Fractures

Fractured means broken. Whether you have a complete or a partial fracture, you have a broken bone.  A bone may be completely fractured or partially fractured in any number of ways (cross-wise, lengthwise, in the middle).

Fractures can happen in a variety of ways, but there are three common causes:

  • Trauma accounts for most fractures. For example, a fall, a motor vehicle accident or a tackle during a football game can all result in a fracture.
  • Osteoporosis also can contribute to fractures. Osteoporosis is a bone disease that results in the “thinning” of the bone. The bones become fragile and easily broken.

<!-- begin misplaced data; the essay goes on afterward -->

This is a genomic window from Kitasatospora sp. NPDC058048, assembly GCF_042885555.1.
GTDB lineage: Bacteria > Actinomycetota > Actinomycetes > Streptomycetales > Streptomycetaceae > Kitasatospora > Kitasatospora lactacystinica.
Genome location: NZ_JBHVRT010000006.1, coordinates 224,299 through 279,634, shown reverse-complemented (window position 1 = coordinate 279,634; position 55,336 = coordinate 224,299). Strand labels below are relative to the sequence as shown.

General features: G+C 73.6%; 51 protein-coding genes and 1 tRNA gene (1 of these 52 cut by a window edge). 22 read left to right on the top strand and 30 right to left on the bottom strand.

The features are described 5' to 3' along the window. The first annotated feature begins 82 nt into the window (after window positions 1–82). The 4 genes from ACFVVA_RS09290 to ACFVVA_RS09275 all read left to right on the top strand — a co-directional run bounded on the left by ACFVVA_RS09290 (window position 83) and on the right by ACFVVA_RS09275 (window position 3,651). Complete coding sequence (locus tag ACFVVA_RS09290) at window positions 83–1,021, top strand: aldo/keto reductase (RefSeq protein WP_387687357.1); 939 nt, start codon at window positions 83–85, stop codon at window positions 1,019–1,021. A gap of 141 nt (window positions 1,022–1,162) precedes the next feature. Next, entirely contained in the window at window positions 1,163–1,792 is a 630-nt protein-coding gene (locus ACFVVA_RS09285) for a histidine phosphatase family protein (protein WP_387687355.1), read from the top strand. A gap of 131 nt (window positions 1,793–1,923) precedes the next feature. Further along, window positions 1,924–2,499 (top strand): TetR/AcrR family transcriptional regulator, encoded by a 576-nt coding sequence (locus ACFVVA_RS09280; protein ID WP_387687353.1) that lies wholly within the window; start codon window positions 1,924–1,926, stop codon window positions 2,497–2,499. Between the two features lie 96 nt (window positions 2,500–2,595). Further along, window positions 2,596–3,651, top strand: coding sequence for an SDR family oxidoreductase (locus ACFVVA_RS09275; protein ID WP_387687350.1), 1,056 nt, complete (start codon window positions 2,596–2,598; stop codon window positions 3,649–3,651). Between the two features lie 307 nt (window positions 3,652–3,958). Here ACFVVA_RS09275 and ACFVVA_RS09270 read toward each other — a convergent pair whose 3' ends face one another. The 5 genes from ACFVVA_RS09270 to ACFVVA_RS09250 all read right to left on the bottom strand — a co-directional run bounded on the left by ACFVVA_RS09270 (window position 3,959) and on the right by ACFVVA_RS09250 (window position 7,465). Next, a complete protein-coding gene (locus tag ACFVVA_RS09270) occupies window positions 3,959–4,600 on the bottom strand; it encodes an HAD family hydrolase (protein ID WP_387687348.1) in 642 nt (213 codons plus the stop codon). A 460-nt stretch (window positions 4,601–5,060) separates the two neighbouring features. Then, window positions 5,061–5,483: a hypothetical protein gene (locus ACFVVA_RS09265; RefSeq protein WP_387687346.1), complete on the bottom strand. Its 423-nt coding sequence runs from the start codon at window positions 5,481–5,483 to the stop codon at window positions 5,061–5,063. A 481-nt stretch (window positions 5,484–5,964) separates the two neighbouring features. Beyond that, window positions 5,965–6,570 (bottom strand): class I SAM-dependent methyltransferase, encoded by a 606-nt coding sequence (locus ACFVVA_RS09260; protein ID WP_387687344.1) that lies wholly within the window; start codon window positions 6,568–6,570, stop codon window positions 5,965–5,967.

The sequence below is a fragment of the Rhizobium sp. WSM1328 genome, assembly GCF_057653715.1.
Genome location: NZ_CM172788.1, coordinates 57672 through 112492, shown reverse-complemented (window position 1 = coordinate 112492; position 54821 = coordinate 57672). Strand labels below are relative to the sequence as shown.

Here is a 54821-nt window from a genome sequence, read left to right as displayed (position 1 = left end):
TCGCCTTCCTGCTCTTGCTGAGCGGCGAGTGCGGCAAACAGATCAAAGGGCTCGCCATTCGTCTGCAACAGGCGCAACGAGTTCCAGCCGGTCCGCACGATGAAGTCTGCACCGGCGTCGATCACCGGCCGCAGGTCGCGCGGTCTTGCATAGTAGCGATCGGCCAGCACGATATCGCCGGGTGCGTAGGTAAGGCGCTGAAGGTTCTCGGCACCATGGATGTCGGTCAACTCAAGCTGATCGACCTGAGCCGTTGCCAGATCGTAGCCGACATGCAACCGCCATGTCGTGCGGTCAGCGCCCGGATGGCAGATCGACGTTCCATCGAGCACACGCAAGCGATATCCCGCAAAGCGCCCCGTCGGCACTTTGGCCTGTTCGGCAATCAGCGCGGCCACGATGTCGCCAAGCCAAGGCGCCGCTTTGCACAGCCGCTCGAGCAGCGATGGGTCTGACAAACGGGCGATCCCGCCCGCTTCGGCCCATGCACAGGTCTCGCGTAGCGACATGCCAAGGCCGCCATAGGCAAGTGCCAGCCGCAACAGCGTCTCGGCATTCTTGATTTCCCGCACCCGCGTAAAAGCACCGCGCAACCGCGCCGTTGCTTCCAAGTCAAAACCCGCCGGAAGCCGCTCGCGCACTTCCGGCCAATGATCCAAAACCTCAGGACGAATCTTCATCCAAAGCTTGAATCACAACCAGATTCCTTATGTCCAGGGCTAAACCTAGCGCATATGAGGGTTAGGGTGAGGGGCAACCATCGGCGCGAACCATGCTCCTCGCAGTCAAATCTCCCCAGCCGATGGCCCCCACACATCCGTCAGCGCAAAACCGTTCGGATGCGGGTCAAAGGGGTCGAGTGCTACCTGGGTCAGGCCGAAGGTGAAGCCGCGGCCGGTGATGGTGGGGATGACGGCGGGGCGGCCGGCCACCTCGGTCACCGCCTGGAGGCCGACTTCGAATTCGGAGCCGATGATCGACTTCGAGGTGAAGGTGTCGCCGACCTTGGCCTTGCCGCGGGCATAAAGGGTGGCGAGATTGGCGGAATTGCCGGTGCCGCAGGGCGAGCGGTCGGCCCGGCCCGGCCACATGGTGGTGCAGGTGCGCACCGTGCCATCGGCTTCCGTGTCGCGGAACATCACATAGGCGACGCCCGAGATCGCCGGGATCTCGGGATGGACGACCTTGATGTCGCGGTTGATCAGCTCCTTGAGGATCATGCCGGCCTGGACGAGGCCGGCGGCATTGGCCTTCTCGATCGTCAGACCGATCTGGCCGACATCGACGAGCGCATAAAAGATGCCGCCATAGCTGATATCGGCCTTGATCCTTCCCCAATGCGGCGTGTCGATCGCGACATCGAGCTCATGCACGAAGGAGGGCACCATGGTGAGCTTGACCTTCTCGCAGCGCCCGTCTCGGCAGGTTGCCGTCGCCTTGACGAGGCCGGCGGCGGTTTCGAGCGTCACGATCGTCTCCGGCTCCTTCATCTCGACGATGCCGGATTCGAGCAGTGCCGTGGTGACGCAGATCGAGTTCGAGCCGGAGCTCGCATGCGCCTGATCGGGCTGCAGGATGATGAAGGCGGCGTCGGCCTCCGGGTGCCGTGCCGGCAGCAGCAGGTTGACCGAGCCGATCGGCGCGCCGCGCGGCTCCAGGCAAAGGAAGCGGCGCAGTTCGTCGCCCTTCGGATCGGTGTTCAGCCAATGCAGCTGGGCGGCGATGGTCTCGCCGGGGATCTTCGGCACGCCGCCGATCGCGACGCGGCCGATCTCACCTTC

• Overuse sometimes results in stress fractures. These are common among athletes.

Usually, you will know immediately if you have broken a bone. You may hear a snap or cracking sound. The area around the fracture will be tender and swollen. A limb may be deformed, or a part of the bone may puncture through the skin.

Doctors usually use an X-ray to verify the diagnosis. Stress fractures are more difficult to diagnose, because they may not immediately appear on an X-ray; however, there may be pain, tenderness and mild swelling.